JAYE – “The slipperiness of it, as well, because if you’re actually in the troff it’s safer, because the floor has a little bit more grip. The second you step up onto the pavement, it’s like stepping onto ice – it throws for a dancer, how they’re going to manage their weight transference to insure they don’t slip over and fall, but more that they land on top of their feet. And it’s learning all those kinds of things, which is a challenge, because you don’t get to see that before tech. It’s not something we can rehearse and rehearse and rehearse during the rehearsal process, more so only when we have so many runs of it in the theatre.”

JAYEon the Australian cast
“They’re full of vitality. We wouldn’t [have] cast them in the roles that they were doing if they weren’t full of personality and offering something of individuality to our show.”


DSC09451JACK CHAMBERS (Cosmo Brown) & GRETEL SCARLETT (Kathy Selden)

JACKon taking the movie adaptation as inspiration to play the iconic role
“It’s a bit of a mixture because obviously I don’t want to play Donald O’Connor (the actor who originally played Cosmo in the movie adaptation), I want to play Cosmo Brown, so there’s different characteristics to Cosmo which I need to play, but I find new parts to Cosmo that I can bring to the table, and that I can connect with myself. It’s obviously an very iconic role – there is pressure that comes with that – but it’s such a fun role to play. And this is my favourite musical of all time – it’s the reason I got into musical theatre.”

JACK & GRETELon the style of dancing
JACK – “In preparation for that role, I haven’t gone and done ballet classes or anything like that. My strengths as a dancer is jazz and tap. So I’m not too presentable in the way that I dance. I definitely just try and bring charisma and natural style to the role because that’s what it needs. ”
GRETEL – “You’ve got in naturally though. That sort of style, that hoofer background really exists with Jack and what he brings to Cosmo especially.”

GRETELon comparisons between Kathy and Sandy, from Grease, and iconic characters
“She’s sort of similar in some ways and some ways not. This girl in particular, Kathy Selden, doesn’t want to play the Hollywood games – so she’s got that sass to her. And the same concept with Grease, playing an iconic character. We’re not trying to be Donald O’Connor or Debbie Reynolds (the actress who originally played Kathy in the movie adaptation), that’s not what we’re out doing. We’ve got our own take and we’ve been cast accordingly to what we brought to the rehearsal.”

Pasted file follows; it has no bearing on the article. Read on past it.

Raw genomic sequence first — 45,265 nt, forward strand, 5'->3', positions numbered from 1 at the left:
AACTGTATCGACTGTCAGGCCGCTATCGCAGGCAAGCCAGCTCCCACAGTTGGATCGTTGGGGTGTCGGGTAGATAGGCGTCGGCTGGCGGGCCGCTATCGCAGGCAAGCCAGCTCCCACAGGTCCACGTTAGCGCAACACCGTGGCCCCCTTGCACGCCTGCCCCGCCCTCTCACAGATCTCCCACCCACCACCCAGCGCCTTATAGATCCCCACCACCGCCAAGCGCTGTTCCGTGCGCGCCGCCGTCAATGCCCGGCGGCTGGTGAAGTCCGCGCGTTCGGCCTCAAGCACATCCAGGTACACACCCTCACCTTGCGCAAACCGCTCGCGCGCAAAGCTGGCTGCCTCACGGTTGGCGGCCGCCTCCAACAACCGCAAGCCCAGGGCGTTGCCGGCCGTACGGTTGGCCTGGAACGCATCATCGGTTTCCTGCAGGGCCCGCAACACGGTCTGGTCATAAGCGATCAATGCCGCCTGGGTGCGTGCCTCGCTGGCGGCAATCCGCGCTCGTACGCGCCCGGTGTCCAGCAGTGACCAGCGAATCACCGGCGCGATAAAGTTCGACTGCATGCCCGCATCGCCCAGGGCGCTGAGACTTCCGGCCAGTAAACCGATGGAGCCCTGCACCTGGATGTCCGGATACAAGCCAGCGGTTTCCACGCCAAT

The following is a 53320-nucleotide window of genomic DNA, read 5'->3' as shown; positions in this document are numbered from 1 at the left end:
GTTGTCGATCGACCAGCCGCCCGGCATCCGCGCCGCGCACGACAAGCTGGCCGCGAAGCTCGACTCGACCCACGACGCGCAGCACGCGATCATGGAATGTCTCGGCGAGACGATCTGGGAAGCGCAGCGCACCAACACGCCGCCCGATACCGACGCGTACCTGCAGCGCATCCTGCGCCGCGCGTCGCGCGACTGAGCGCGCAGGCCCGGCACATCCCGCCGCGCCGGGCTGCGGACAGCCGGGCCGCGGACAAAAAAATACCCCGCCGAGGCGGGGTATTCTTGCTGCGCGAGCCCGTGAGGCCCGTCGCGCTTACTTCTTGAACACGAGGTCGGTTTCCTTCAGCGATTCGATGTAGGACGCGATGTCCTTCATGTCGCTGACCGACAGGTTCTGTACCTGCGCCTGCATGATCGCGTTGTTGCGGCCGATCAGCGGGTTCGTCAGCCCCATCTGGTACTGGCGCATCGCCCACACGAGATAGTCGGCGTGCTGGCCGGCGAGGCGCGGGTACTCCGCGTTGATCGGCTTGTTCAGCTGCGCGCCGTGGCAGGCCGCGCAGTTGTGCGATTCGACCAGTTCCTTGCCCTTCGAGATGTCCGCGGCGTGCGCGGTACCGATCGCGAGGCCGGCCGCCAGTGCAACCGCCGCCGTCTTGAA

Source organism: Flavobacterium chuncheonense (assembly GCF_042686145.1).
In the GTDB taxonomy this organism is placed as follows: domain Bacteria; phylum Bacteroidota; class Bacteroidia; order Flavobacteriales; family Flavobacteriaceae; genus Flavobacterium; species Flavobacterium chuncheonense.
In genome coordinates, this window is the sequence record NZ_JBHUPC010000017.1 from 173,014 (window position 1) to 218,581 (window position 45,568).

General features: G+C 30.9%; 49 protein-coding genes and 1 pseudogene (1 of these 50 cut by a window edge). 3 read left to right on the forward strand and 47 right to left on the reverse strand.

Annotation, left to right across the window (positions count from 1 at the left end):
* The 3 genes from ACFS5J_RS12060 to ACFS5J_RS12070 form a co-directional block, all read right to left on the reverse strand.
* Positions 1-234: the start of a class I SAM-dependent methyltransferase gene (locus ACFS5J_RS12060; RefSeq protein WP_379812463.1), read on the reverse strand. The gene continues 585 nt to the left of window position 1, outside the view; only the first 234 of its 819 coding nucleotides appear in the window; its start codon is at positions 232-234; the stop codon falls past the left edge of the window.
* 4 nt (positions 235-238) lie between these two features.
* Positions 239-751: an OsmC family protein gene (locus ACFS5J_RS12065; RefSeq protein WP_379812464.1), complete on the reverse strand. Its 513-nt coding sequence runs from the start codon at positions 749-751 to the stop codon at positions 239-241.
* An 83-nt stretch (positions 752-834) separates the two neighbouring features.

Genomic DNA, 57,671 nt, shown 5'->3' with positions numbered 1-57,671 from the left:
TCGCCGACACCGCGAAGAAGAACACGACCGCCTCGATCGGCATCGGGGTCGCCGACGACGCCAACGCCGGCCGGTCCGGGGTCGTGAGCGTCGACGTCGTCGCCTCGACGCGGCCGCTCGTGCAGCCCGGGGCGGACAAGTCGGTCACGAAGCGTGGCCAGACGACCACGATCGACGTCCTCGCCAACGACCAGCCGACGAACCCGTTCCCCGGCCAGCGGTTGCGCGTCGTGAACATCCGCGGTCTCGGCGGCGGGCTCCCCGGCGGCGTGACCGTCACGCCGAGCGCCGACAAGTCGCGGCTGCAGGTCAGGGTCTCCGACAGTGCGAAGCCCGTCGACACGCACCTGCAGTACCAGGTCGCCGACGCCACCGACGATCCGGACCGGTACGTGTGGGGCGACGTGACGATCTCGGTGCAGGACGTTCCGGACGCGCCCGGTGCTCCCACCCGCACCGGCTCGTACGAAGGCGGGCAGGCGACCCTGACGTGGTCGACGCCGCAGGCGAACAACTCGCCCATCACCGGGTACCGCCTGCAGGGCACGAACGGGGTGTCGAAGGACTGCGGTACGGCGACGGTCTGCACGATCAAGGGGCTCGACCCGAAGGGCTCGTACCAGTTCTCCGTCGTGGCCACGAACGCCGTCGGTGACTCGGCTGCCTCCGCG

GRETELon using the movie as a reference for story telling
“I think that’s where the history and the research all comes from. Rather than watching the movie, it’s going back to what’s happening at the time sociologically, historically, what was happening, and that’ll effect the way we play our characters.”

JACK & GRETELon it being voted the best film musical of all time
GRETEL – “And it is …”
JACK – “And rightly so!”
GRETEL – “That’s the best thing about this – I remember when opening up the script – I was like, ‘Oh my God! It’s almost word for word in some scenes to what the movie screenplay was intended to be!’ And that I was really happy to see because the general public will be getting a lot of what the original movie is.”

JACK & GRETELon how the musical appeals to today’s generation
JACK – “Well it’s just brilliantly written and usually with people with classic musicals, they go, ‘that’s not my thing’, ‘it’s too old school’ – but its brilliantly written and it’s super funny. The comedy in this show is crying laughing. I’m laughing all the time reading the script and the music’s super catchy! There’s probably not one song in this musical that I do not leave singing for hours and hours in my head afterwards. It’s just charming, it’s fun, it’s light-hearted. You don’t have to really get into a story really deep and deep into it – you just enjoy it for what it is and its enjoyment.”